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Brazil Nut Fruit and Seeds

Brazil Nuts

Brazil Nut Fruit and SeedsBrazil Nut, Bertholletia excelsa, is native to Brazil, Venezuela, the Guianas, Eastern Columbia, Peru and Bolivia.  It grows in scattered forests along the banks of the Amazon, Orinoco and Rio Negro rivers.  The Brazil tree is enormous, one of the largest in the Amazon rainforest, growing to 150 feet.  Additionally, it lives to well over 500 years, sometimes as long as 1000 years.  The trees cannot be effectively grown in plantations, as they need specific bees as pollinators.  Hand pollination is impossible, due to the trees being so tall, with long straight trunks and branches that start high in the forest canopy, and the fact that the flowers bloom only briefly once a year.

It gets more complicated.  The Brazil tree has flowers that need to be uncoiled in order to be pollinated and, similar to orchids, the pollinator must be able to reach deeply into the flower to pollinate it.  As a result, a particular orchid that does not grow on the tree must be located nearby in order for the tree’s flowers to be pollinated.  The male euglossine bee needs to have a specific smell to attract the females.  He gets this smell from the orchid’s nectar, as he pollinates.  The female then pollinates the tree’s flowers.  No orchids, no bees; no bees, and the trees don’t produce fruit.

New trees don’t fruit for over ten years.  When the tree is pollinated, it takes about 14 months for the fruits to reach maturity.  The fruit is an endocarp, which looks like the inner hairy husk of a coconut, but without the hair, is hard and weighs four or five pounds.  Inside this husk are the Brazil nuts, which are actually triangular seeds, arranged like the membranes of an orange.  The trees can produce up to 450 kilos of nuts a year!

The complicated cycle of Brazil nuts continues.  There is only one rodent, the agouti, a large rat, that can gnaw open the Brazil fruit’s husk.  It eats some of the Brazil nuts and then buries the rest.  A few of the seeds germinate, perpetuating the cycle of the trees.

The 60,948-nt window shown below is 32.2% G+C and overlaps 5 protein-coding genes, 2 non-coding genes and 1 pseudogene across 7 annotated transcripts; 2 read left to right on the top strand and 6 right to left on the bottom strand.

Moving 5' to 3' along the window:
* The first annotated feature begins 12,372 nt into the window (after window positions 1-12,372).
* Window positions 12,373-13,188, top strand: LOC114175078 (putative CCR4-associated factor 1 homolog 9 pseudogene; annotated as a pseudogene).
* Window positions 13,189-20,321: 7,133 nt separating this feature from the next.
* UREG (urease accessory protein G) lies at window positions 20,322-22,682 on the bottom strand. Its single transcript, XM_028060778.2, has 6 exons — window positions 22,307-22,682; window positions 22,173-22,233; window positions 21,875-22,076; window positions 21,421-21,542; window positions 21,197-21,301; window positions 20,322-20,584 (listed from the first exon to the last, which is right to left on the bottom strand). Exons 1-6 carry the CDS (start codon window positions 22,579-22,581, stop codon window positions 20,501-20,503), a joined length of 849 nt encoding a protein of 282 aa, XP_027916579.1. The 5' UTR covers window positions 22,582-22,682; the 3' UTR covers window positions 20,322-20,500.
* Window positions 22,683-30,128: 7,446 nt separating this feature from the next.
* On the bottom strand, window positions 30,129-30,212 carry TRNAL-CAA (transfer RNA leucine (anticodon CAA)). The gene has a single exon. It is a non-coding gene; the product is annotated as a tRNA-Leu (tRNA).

The majority of Brazil nuts are harvested in Boliva, with Brazil second and Peru third.  The harvesters must go deep into the forest to gather the nuts.  Harvesting is at the end of the rainy season, when the nuts begin to fall.  They are quickly gathered so that fungus doesn’t attack the fruits.  The castaneros (nut gatherers) are indigenous people living on the edges of the Amazon.  In Brazil, many of these people were runaway slaves who moved into the forest and intermarried with the native indigenous peoples.  Through fair trade programs, these people have been encouraged to not only gather the Brazil nuts, but to use the husk in craft making. 

Brazil nuts are very high in oil content, more so than macadamia nuts, and the oil is nutritionally premium quality.  However, it goes rancid quickly, which is why it isn’t marketed commercially.  The nuts are high in selenium, as well as magnesium and thiamine.  Research studies have indicated that selenium may lower the risk of breast and prostate cancers.

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Patricia Rain

is an author, educator, culinary historian, and owner of The Vanilla Company (www.vanillaqueen.com), a socially conscious, product-driven information and education site dedicated to the promotion of pure, natural vanilla, and the support of vanilla farmers worldwide. She also does culinary presentations for food professionals, cooking schools, trade shows, food fairs, and private groups, and is a regular radio and TV guest.
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Patricia Rain

is an author, educator, culinary historian, and owner of The Vanilla Company (www.vanillaqueen.com), a socially conscious, product-driven information and education site dedicated to the promotion of pure, natural vanilla, and the support of vanilla farmers worldwide. She also does culinary presentations for food professionals, cooking schools, trade shows, food fairs, and private groups, and is a regular radio and TV guest.

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